In modern times we have many examples of people who use false claim and personal charisma for evil ends.   Hitler and Mussolini did that in the last century.  Now we have the added challenge of false prophets who offering all kinds of easy answers and quick fixes to our problems.  We have the miracle cures to health problems; we have miracle cures to financial problems—the popularity of lotteries is a symptom of this; we have easy answers to loneliness; we have miracle cures for relationship problems from using the right deodorant to wearing the right clothes or meeting Mr. or Ms. Right on-line. 

These are all the false prophecies of facile and easy answers.  The answer may not be easy but it is there for each of us. It is contained in that ancient Jewish prayer which Jesus confirms is to be followed today—The Shema; the Hear of Israel:
Hear, O Israel,
the Lord our God, the Lord is one.
Love the Lord your God
with all your heart,
with all your soul,
with all your mind,
and with all your strength.
This is the first and the great commandment.
The second is like it:
Love your neighbour as yourself.
There is no commandment greater than these.

Love your neighbour as yourself; simple but not easy.  Actually sounds impossible if we take it seriously.  There are neighbours who are easy to love—if we are lucky.  But what about those neighbours next door and on the other side of the world who are not easy to love—the ones we might classify as our enemies?  As we have seen in the recent events in Paris How do we love them?  As we will pray in the prayers of the people, we can pray that peace may be established among the nations and between individuals as God will draw all people to God’s self in love.  That is a start.  We also must put that love into action and take even small steps to bring reconciliation to individuals and nations.   We can pray for God’s guidance for in God even the seemingly impossible is possible; all things are possible.  Today when you go home pray that God will open your heart to someone who is difficult in your life and pray that every day.  God willing it will become a step towards reconciliation.  Amen 

Tuesday, 10 November 2015

Sermon November 8, 2015 Mark 12:38-44

Genuine Heart, a Grateful Spirit, and a Generous Attitude
Have you ever had an encounter or perhaps many encounters with people who are pan handling?  I must say that I have not had that experience since I moved to Parkhill.  You probably don’t run into many panhandlers in Grand Bend or Port Franks.  This is not to say that there aren’t people who need assistance but it doesn’t seem to be in that form.  However, when I lived in London and when I return to London or when I am in Toronto it is not uncommon to have people approach me for handouts.  It is something which I must say I do not look forward to.  I seem to be caught between a rock and a hard place of wanting to do my Christian duty of generosity and not being taken advantage of.  Do I give something and if so how much?  Is this person really in need or is it a scam?  How can I avoid this person and avoid having to deal with these requests?  There are the stop light pan handlers who approach cars stopped at a red light and ask for help.  I find myself hoping and yes even praying that the light will turn green before the person gets to my car.  So much for Christian charity and loving your neighbour.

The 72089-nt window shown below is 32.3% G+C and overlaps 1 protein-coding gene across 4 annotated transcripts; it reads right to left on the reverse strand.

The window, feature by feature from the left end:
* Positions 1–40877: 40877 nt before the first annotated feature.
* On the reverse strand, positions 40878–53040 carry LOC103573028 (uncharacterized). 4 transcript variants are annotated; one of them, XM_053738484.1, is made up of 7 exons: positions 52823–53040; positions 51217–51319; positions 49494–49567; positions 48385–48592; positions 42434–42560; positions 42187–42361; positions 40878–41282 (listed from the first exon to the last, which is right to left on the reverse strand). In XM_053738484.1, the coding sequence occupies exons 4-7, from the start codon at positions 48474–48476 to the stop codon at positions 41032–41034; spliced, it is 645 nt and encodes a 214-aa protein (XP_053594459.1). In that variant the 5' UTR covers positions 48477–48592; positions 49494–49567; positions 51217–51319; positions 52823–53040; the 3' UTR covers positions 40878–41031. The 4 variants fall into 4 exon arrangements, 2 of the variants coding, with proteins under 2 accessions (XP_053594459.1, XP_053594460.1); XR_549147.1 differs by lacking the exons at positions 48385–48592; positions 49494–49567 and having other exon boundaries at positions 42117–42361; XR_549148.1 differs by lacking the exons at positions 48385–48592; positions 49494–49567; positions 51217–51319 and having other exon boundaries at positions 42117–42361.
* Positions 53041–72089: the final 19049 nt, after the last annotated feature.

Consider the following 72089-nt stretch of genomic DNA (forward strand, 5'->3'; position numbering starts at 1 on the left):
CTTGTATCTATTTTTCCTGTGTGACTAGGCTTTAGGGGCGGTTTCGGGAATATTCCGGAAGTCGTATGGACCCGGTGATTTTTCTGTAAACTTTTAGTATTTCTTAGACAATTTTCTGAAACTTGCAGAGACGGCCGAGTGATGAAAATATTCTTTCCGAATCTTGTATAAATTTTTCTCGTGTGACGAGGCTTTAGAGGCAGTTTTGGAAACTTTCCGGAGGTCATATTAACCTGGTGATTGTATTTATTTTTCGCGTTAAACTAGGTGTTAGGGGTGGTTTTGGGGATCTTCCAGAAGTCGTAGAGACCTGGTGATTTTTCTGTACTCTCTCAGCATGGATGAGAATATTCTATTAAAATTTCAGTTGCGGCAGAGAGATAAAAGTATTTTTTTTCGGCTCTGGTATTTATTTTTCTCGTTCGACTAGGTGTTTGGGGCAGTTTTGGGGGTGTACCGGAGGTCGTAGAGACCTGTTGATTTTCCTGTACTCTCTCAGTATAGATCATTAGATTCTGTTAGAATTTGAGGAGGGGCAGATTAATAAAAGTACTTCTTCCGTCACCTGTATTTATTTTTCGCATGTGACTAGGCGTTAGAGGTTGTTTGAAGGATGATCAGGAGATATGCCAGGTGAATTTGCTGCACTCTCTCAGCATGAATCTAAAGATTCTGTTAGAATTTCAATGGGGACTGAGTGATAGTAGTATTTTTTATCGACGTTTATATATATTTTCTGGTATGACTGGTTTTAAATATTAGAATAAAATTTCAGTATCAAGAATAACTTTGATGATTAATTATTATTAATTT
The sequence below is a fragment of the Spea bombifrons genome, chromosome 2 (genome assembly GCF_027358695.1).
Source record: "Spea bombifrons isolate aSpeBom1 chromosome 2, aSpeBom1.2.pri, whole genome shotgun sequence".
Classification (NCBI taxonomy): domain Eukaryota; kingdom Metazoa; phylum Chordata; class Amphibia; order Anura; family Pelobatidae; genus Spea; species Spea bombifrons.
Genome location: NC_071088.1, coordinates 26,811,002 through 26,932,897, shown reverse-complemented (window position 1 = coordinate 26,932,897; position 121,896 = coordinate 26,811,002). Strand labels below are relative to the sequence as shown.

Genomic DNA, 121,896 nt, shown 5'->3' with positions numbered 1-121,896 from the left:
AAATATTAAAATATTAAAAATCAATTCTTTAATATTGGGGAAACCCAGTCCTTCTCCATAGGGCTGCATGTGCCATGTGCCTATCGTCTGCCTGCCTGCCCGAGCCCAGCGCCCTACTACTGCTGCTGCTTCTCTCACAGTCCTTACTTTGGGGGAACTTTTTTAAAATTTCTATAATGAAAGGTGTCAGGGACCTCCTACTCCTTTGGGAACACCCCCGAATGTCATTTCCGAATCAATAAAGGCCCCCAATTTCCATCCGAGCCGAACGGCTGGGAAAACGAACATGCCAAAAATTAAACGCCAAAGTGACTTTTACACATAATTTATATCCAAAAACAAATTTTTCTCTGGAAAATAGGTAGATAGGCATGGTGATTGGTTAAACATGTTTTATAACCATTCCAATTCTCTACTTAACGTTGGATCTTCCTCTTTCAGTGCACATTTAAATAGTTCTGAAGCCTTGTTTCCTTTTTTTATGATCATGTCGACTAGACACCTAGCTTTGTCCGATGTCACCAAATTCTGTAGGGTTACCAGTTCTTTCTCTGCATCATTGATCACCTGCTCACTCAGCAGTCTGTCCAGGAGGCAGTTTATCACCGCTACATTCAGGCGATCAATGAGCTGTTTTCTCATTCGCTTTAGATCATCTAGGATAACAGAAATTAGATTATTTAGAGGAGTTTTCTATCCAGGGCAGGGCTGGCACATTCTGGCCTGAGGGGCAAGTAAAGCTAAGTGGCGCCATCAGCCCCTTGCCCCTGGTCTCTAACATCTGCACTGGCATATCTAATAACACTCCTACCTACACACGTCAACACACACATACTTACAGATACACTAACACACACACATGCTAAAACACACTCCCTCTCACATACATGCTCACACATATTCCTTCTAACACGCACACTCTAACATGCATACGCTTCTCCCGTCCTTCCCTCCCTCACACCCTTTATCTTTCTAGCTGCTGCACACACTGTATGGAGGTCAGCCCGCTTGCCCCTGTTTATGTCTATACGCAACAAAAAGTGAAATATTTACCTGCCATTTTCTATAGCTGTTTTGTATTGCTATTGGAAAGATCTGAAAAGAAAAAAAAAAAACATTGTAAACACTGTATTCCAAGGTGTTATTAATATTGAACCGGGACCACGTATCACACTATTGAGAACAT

The reality is that I consider myself to be a generous person and I try to give back to various causes part of what God has given me.  I do try to live my life as a Christian and not as the scribes and Pharisees that Jesus so often criticized and condemned.  In today’s Gospel we have Jesus doing that.  It is the scribes that get the force of Jesus’ criticism, “Beware of the scribes, who like to walk around in long robes, and to be greeted with respect in the marketplaces, and to have the best seats in the synagogues and places of honor at banquets! They devour widows’ houses and for the sake of appearance say long prayers. They will receive the greater condemnation.”  That is quite a list of wrong doings and wrong attitudes.  Basically they are more concerned with doing good for appearances than doing good for the sake of the good.  There was no shortage of opportunity for Jesus to criticize them and he seemed to make use of every opportunity; making man for the Sabbath rather than the Sabbath for men; showing that we should not pray like the Pharisee giving thanks that he is not like the tax collector; and on and on. 

I think it is very clear that we should not devour widow’s houses or pray long prayers for the sake of appearances.  That should be possible to do.  However, how do we live on a day to day basis when we are faced with choices about what we support, how much we give, and how we do it?  Do we have a goal of tithing—the biblical ten percent—if so is that gross income or after tax income?  Is it the modern tithe or the biblical tithe?